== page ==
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beauty is pop culture // sex rules the world 

  • KC Faulkner

AVAVAV FW24 and The Gimmick-ification of Fashion.

Updated: Apr 29

Does fashion need to be doing all that?


After the F/W’24 runway show from surreal Italian brand AVAVAV, discourse began stirring online when clips of models being pelted in the face by trash thrown by the attendees blew up online. The issue? The brand provided the trash. Waves of criticism followed, saying that fashion has become a cheap circus filled with gimmicks. Has it though?




Three models dressed as insects
Mugler Les Insectes SS '97 (Image Via PopSugar)


“Say not thou, What is the cause that the former days were better than these? for thou dost not enquire wisely concerning this” - Ecclesiastes 7:10 



Declinism, a term popularised by German historian Oswald Spengler in 1918, has long been a facet of human civilisation, even dating back to the Roman Empire and the Bible. From criticisms about video games, phones, medicine and women’s rights, it has become ingrained in ‘Fuck Them Kids’ culture. 


‘The old days were so much better… back in my day we didn’t have [Insert current technology here] we just [Insert insane and unhealthy situation here] and we were fine!’ 


Parents will say this with their whole chest as they talk to a friend on their smartphone they upgrade every two years, meanwhile they grew up with double-digit inflation, the Cold War, Margaret Thatcher, and the AIDs crisis. Your grandparents might’ve even been in the literal Second World War - it was never better, it always turns out, you were just younger. 


Rose-tinted glasses eventually slip on everyone’s eyes, but fashion, and all art by extension, is a peculiar case that doesn’t quite follow. The older collections were universally good, even by today's standards, in a creative field that is garnering increasing critiques of artistic bankruptcy, idea theft and slews of racist blunders. Runway shows like Mugler’s 1997 Les Insectes collection, the original spray dress from Alexander McQueen - and who could forget Naomi Campbell with a gun for Versace? These are legendary time capsules in pop culture that transcended the pieces, elevating the model into an icon - the supermodel.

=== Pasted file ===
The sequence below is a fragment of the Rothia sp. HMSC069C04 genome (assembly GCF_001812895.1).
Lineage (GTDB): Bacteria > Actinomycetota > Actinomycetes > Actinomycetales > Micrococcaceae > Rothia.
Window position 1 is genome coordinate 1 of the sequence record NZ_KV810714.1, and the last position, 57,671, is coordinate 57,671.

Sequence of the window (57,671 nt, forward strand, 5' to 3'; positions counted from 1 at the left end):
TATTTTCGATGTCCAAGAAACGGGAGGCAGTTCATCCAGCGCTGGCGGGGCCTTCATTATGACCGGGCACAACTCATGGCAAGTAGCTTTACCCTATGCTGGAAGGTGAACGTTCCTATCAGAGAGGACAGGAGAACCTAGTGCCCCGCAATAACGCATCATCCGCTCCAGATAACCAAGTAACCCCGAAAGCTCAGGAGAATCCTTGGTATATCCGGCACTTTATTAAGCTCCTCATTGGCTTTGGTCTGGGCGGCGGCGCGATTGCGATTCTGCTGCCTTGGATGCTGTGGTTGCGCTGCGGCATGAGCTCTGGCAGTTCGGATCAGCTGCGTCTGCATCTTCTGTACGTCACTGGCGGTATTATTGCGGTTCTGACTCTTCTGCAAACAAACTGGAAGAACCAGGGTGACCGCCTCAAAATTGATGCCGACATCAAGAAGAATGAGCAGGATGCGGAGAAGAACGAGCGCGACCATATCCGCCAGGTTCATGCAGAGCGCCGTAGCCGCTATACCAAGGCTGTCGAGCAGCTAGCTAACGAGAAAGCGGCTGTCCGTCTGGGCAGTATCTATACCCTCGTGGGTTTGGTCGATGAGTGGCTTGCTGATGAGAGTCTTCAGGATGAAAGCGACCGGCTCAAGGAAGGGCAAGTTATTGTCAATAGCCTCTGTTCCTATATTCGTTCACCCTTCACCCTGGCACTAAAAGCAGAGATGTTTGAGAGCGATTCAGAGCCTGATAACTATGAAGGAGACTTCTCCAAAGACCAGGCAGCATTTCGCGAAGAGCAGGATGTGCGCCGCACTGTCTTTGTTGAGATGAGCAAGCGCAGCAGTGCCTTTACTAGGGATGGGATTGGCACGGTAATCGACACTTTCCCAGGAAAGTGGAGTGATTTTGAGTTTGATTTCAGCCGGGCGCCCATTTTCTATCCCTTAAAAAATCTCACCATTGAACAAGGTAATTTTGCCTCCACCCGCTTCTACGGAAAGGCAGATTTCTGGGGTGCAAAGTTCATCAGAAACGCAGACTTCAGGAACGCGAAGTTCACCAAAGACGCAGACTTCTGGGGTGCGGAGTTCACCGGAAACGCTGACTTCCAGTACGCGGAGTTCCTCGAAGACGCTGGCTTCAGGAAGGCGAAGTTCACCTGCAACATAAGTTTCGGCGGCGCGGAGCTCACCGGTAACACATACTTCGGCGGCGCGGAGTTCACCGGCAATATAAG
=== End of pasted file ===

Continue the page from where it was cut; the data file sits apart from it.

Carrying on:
A gif of Naomi Campbell pointing a gun
Naomi Campbell for Versace SS 1998



What’s changed? Some say social media was the death of the supermodel, as the internet transformed modelling into an achievable full-time career, as well as moving the accessibility goal posts with the shift in beauty standards (a welcome departure from the dangerously skinny, eurocentric frames dubbed ‘Heroin chic’ by people with coke money). The internet changed fashion from head to toe, and the business approach had to change with it to appeal to a younger audience. Fast forward two decades and models are tripping over on purpose for AVAVAV, show attendees are stealing the headlines, like Kylie Jenner’s Schiaparelli lion head or Estonian rapper Tommy Cash’s absurd costumes, and brands like MSCHF are becoming hot topics over their satirical and purposefully divisive big red boots. Clips from shows that go viral get called corny and accused of social media pandering - the famous style over substance allegations.



Tommy Cash dressed in a long fur get up at PFW
Tommy Cash at Marine Serre SS '24 ( Image via Swan Gallet/Getty Images)